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Using Tax Return Data to Simulate Corporate Marginal Tax Rates


  • John R. Graham
  • Lillian F. Mills


We document that simulated corporate marginal tax rates based on financial statement data (Shevlin 1990 and Graham 1996a) are highly correlated with simulated rates based on corporate tax return data. We provide algorithms that can be used to estimate the book or tax simulated rates when they are not available. We find that the simulated book marginal tax rate does a better job of explaining financial statement debt ratios than does the analogous tax return variable and discuss how the book simulated rate is likely to be an appropriate measure in settings with global, long-term considerations.

Suggested Citation

  • John R. Graham & Lillian F. Mills, 2007. "Using Tax Return Data to Simulate Corporate Marginal Tax Rates," NBER Working Papers 13709, National Bureau of Economic Research, Inc.
  • Handle: RePEc:nbr:nberwo:13709
    Note: CF PE

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    References listed on IDEAS

    1. Mills, Lillian F. & Plesko, George A., 2003. "Bridging the Reporting Gap: A Proposal for More Informative Reconciling of Book and Tax Income," National Tax Journal, National Tax Association, vol. 56(4), pages 865-893, December.
    2. Plesko, George A., 2003. "An evaluation of alternative measures of corporate tax rates," Journal of Accounting and Economics, Elsevier, vol. 35(2), pages 201-226, June.
    3. John R. Graham & Michael L. Lemmon & James S. Schallheim, 1998. "Debt, Leases, Taxes, and the Endogeneity of Corporate Tax Status," Journal of Finance, American Finance Association, vol. 53(1), pages 131-162, February.
    4. repec:bla:joares:v:36:y:1998:i:1:p:157-166 is not listed on IDEAS
    5. Dechow, Patricia M., 1994. "Accounting earnings and cash flows as measures of firm performance : The role of accounting accruals," Journal of Accounting and Economics, Elsevier, vol. 18(1), pages 3-42, July.
    6. John R. Graham & Mark H. Lang & Douglas A. Shackelford, 2004. "Employee Stock Options, Corporate Taxes, and Debt Policy," Journal of Finance, American Finance Association, vol. 59(4), pages 1585-1618, August.
    7. Desai, Mihir A. & Dharmapala, Dhammika, 2006. "Corporate tax avoidance and high-powered incentives," Journal of Financial Economics, Elsevier, vol. 79(1), pages 145-179, January.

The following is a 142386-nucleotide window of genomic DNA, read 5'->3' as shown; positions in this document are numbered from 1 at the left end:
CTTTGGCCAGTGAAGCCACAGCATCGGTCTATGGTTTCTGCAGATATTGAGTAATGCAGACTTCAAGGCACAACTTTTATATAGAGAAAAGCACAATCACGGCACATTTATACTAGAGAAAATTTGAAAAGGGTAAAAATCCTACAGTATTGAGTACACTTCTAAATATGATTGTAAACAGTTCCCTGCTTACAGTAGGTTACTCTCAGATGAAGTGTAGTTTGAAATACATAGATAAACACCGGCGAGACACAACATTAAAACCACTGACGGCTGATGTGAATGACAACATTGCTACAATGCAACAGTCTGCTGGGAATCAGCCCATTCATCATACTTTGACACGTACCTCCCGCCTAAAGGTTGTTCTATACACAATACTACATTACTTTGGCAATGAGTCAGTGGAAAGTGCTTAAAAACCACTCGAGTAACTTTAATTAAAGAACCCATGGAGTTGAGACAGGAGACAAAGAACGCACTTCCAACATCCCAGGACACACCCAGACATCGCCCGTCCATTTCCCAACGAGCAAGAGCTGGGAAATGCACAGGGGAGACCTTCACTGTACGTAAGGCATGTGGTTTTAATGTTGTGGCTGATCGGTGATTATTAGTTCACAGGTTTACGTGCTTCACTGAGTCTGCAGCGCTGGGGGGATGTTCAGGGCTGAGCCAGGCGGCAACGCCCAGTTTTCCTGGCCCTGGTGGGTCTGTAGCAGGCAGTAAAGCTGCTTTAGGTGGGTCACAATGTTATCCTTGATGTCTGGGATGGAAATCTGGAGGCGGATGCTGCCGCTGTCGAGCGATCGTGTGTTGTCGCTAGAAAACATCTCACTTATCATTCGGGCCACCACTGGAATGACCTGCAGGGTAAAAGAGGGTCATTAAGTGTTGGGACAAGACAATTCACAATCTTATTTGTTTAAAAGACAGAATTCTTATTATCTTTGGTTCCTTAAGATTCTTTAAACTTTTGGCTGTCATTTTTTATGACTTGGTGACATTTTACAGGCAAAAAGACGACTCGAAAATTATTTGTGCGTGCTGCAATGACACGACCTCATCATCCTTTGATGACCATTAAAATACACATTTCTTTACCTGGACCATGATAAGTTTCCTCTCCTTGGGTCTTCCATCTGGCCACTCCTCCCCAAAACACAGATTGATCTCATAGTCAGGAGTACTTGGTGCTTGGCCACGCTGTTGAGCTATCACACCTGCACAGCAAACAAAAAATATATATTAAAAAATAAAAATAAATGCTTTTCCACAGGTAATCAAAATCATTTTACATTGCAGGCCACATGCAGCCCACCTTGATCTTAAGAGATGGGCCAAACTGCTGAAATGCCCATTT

8. Graham, John R., 1996. "Debt and the marginal tax rate," Journal of Financial Economics, Elsevier, vol. 41(1), pages 41-73, May.
    9. Collins, Daniel W. & Maydew, Edward L. & Weiss, Ira S., 1997. "Changes in the value-relevance of earnings and book values over the past forty years," Journal of Accounting and Economics, Elsevier, vol. 24(1), pages 39-67, December.
    10. Graham, John R., 1999. "Do personal taxes affect corporate financing decisions?," Journal of Public Economics, Elsevier, vol. 73(2), pages 147-185, August.
    11. Graham, John R., 1996. "Proxies for the corporate marginal tax rate," Journal of Financial Economics, Elsevier, vol. 42(2), pages 187-221, October.
    12. Hanlon, Michelle & Laplante, Stacie Kelley & Shevlin, Terry, 2005. "Evidence for the Possible Information Loss of Conforming Book Income and Taxable Income," Journal of Law and Economics, University of Chicago Press, vol. 48(2), pages 407-442, October.
    13. John R. Graham, 2003. "Taxes and Corporate Finance: A Review," Review of Financial Studies, Society for Financial Studies, vol. 16(4), pages 1075-1129.
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    JEL classification:

    • G32 - Financial Economics - - Corporate Finance and Governance - - - Financing Policy; Financial Risk and Risk Management; Capital and Ownership Structure; Value of Firms; Goodwill
    • H25 - Public Economics - - Taxation, Subsidies, and Revenue - - - Business Taxes and Subsidies
    • M41 - Business Administration and Business Economics; Marketing; Accounting; Personnel Economics - - Accounting - - - Accounting

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